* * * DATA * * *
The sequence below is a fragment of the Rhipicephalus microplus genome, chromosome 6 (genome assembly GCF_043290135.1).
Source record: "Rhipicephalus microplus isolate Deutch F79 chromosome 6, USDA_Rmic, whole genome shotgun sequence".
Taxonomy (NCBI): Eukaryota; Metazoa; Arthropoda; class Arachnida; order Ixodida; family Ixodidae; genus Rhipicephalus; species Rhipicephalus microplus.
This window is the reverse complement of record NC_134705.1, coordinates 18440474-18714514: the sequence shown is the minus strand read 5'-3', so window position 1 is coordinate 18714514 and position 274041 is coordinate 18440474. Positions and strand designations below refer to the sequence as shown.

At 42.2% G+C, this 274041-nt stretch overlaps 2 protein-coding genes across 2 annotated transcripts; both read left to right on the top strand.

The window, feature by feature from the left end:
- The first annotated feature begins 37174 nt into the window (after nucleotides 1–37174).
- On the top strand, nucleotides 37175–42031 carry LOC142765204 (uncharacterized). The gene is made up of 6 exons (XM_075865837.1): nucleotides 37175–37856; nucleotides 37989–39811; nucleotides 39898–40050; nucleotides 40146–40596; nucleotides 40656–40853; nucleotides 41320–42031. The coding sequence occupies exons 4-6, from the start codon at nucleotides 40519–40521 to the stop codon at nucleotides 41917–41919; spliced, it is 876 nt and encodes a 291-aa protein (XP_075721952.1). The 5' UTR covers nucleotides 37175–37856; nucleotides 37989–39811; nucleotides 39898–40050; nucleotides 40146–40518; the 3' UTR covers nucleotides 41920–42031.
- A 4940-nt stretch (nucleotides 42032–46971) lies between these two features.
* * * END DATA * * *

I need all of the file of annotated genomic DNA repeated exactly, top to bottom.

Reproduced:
The sequence below is a fragment of the Rhipicephalus microplus genome, chromosome 6 (genome assembly GCF_043290135.1).
Source record: "Rhipicephalus microplus isolate Deutch F79 chromosome 6, USDA_Rmic, whole genome shotgun sequence".
Taxonomy (NCBI): Eukaryota; Metazoa; Arthropoda; class Arachnida; order Ixodida; family Ixodidae; genus Rhipicephalus; species Rhipicephalus microplus.
This window is the reverse complement of record NC_134705.1, coordinates 18440474-18714514: the sequence shown is the minus strand read 5'-3', so window position 1 is coordinate 18714514 and position 274041 is coordinate 18440474. Positions and strand designations below refer to the sequence as shown.

At 42.2% G+C, this 274041-nt stretch overlaps 2 protein-coding genes across 2 annotated transcripts; both read left to right on the top strand.

The window, feature by feature from the left end:
- The first annotated feature begins 37174 nt into the window (after nucleotides 1–37174).
- On the top strand, nucleotides 37175–42031 carry LOC142765204 (uncharacterized). The gene is made up of 6 exons (XM_075865837.1): nucleotides 37175–37856; nucleotides 37989–39811; nucleotides 39898–40050; nucleotides 40146–40596; nucleotides 40656–40853; nucleotides 41320–42031. The coding sequence occupies exons 4-6, from the start codon at nucleotides 40519–40521 to the stop codon at nucleotides 41917–41919; spliced, it is 876 nt and encodes a 291-aa protein (XP_075721952.1). The 5' UTR covers nucleotides 37175–37856; nucleotides 37989–39811; nucleotides 39898–40050; nucleotides 40146–40518; the 3' UTR covers nucleotides 41920–42031.
- A 4940-nt stretch (nucleotides 42032–46971) lies between these two features.